While in incognito mode, open the URL that is displaying the “Error loading media: File could not be played”. If the video displays just fine in Incognito Mode, there’s a high chance that an extension is interfering with the playback of the video. In this case, paste “chrome://extensions” in Chrome’s omnibar. This will take you to a page where you can oversee all your extensions. Use this page to systematically disable your extensions by unchecking the Enabled box. After each disabled extension, check if you’re able to play the video. Once you’ve identified the culprit, remove the extension by clicking the trash icon.

Method 4: Reset Chrome settings to default (PC only)

If you’ve come this far without a result, there’s one final thing you can do. While this will most likely remove any setting or extension that is causing the problem, it can also create some problems.

When you reset your Chrome settings, most of the settings will be changed to the default state including site data, cookies, extensions or themes. Only your custom fonts, bookmarks, and saved passwords will be preserved.

Here’s a quick guide to reset your Chrome browser settings to default:

  1. Open Chrome and click the action menu (three-dot icon) in the top-right corner.
  2. Go to Settings and click on Advanced to expand the drop-down menu.
  3. Scroll all the way down and to the Reset section and click on it. You’ll need to confirm again, then wait for Chrome to reinitialize.

Method 5: Disabling Hardware Acceleration

In some cases, the hardware acceleration feature of the Chrome browser has been known to cause issues with playing media online. Therefore, in this step, we will be disabling hardware acceleration from settings. For that:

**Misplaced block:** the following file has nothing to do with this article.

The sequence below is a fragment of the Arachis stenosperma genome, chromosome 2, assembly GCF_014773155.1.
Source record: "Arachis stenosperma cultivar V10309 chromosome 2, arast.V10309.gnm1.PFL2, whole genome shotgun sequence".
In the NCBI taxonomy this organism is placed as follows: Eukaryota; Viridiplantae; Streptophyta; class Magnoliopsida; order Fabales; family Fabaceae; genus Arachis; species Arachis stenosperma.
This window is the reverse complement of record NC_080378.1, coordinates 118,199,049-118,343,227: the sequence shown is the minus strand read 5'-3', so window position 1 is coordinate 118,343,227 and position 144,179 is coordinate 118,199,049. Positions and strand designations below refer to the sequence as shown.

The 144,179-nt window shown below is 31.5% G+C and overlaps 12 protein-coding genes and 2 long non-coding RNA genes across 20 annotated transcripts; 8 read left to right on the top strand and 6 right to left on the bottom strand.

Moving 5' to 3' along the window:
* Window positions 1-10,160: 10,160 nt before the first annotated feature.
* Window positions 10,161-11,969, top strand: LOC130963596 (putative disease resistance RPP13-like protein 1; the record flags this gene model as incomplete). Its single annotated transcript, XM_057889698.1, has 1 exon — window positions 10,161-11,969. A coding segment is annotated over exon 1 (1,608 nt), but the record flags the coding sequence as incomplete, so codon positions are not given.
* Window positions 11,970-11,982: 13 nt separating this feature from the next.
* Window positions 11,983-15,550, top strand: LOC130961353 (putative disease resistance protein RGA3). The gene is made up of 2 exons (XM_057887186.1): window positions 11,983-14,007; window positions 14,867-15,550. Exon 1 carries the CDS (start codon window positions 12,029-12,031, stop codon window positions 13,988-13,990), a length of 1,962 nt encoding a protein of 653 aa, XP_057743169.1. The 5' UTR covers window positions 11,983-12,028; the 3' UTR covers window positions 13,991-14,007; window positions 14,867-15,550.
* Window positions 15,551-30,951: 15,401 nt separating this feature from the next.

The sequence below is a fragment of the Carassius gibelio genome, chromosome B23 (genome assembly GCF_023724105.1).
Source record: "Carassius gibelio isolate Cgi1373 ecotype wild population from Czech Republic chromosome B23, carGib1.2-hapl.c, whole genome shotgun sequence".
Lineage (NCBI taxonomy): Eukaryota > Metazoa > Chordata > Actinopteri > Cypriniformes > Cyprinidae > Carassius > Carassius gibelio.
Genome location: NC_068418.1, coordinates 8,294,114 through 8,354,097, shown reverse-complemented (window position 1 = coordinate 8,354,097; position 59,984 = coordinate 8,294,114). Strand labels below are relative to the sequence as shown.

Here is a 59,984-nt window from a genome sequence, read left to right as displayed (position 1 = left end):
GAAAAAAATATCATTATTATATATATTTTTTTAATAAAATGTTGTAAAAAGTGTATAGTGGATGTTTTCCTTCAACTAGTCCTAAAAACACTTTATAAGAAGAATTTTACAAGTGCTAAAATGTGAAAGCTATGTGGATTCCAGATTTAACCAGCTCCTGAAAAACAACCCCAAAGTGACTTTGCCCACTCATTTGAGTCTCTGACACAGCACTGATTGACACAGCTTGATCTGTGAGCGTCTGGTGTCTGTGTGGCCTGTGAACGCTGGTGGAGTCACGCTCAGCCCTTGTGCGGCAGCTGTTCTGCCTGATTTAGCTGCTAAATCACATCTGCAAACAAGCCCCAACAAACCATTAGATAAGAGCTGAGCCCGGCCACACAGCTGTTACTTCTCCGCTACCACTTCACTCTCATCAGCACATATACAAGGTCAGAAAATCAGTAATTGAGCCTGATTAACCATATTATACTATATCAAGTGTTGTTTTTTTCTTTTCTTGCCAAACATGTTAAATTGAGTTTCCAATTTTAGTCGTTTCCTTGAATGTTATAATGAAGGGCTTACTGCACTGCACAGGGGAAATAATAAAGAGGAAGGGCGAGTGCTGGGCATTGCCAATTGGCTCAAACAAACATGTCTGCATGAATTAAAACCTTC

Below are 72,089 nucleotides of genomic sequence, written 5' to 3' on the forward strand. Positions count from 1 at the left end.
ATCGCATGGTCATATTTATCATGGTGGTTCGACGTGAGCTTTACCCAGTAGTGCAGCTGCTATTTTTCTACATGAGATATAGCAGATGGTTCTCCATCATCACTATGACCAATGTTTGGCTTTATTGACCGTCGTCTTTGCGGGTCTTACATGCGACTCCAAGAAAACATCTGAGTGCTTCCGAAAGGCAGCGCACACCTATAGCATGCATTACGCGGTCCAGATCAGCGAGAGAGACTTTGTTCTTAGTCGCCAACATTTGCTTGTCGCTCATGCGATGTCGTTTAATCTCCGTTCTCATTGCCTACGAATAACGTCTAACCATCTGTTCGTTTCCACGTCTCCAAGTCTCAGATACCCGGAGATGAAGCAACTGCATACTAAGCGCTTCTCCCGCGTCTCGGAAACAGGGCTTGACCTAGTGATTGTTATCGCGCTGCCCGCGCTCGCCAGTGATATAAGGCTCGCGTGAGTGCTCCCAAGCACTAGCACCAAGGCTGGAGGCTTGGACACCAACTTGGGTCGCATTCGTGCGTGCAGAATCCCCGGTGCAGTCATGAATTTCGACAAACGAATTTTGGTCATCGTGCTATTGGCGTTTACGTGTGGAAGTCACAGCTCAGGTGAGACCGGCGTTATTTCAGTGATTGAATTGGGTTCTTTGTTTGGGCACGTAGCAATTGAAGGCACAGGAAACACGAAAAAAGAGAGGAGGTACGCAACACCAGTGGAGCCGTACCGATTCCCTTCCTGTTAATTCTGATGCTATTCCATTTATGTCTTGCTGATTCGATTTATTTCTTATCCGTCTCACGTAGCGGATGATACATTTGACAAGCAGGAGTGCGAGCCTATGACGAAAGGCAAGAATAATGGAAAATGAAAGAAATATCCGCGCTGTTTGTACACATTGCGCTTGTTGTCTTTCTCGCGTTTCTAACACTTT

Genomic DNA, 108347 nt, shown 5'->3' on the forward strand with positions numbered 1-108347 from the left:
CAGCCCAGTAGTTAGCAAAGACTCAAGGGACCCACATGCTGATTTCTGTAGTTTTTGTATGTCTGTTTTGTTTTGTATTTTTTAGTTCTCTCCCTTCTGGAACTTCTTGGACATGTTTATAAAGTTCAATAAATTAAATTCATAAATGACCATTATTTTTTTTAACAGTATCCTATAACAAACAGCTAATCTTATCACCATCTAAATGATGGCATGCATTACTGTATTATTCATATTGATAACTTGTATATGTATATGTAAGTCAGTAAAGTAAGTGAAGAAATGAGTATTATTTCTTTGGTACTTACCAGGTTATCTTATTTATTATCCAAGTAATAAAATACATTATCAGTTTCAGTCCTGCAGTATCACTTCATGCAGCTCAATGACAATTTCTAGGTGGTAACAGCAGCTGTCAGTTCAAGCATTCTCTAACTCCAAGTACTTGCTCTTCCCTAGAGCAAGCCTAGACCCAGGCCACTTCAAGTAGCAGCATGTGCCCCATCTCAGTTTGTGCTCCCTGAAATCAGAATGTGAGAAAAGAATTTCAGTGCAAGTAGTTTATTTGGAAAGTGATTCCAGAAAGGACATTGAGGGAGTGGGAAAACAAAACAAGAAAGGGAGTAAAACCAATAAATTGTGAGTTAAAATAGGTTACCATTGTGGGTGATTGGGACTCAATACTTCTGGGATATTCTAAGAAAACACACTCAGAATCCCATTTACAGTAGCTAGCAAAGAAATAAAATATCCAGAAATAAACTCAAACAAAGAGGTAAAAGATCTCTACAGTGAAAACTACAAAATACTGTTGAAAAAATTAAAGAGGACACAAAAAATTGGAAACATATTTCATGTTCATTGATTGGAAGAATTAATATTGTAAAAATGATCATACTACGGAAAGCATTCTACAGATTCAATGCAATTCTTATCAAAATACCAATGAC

1. Open Chrome and launch a new tab.
  2. Click on the “Three dots” in the top right corner and select “Settings”.
  3. Scroll down and click on the “Advanced” dropdown.
  4. Under the “System” heading, click on the “Use Hardware Acceleration When Available” toggle to turn it off.
    Clicking on the “Use Hardware Acceleration Feature When Available” toggle to turn it off
  5. Check to see if the issue persists.

Once Chrome is back to the default state, the issue should be removed. If you’re still encountering the issue after following every method above, the problem is beyond your control and you’ll have to wait for the web administrator to fix it.


Kevin Arrows

Kevin Arrows is a highly experienced and knowledgeable technology specialist with over a decade of industry experience. He holds a Microsoft Certified Technology Specialist (MCTS) certification and has a deep passion for staying up-to-date on the latest tech developments. Kevin has written extensively on a wide range of tech-related topics, showcasing his expertise and knowledge in areas such as software development, cybersecurity, and cloud computing. His contributions to the tech field have been widely recognized and respected by his peers, and he is highly regarded for his ability to explain complex technical concepts in a clear and concise manner.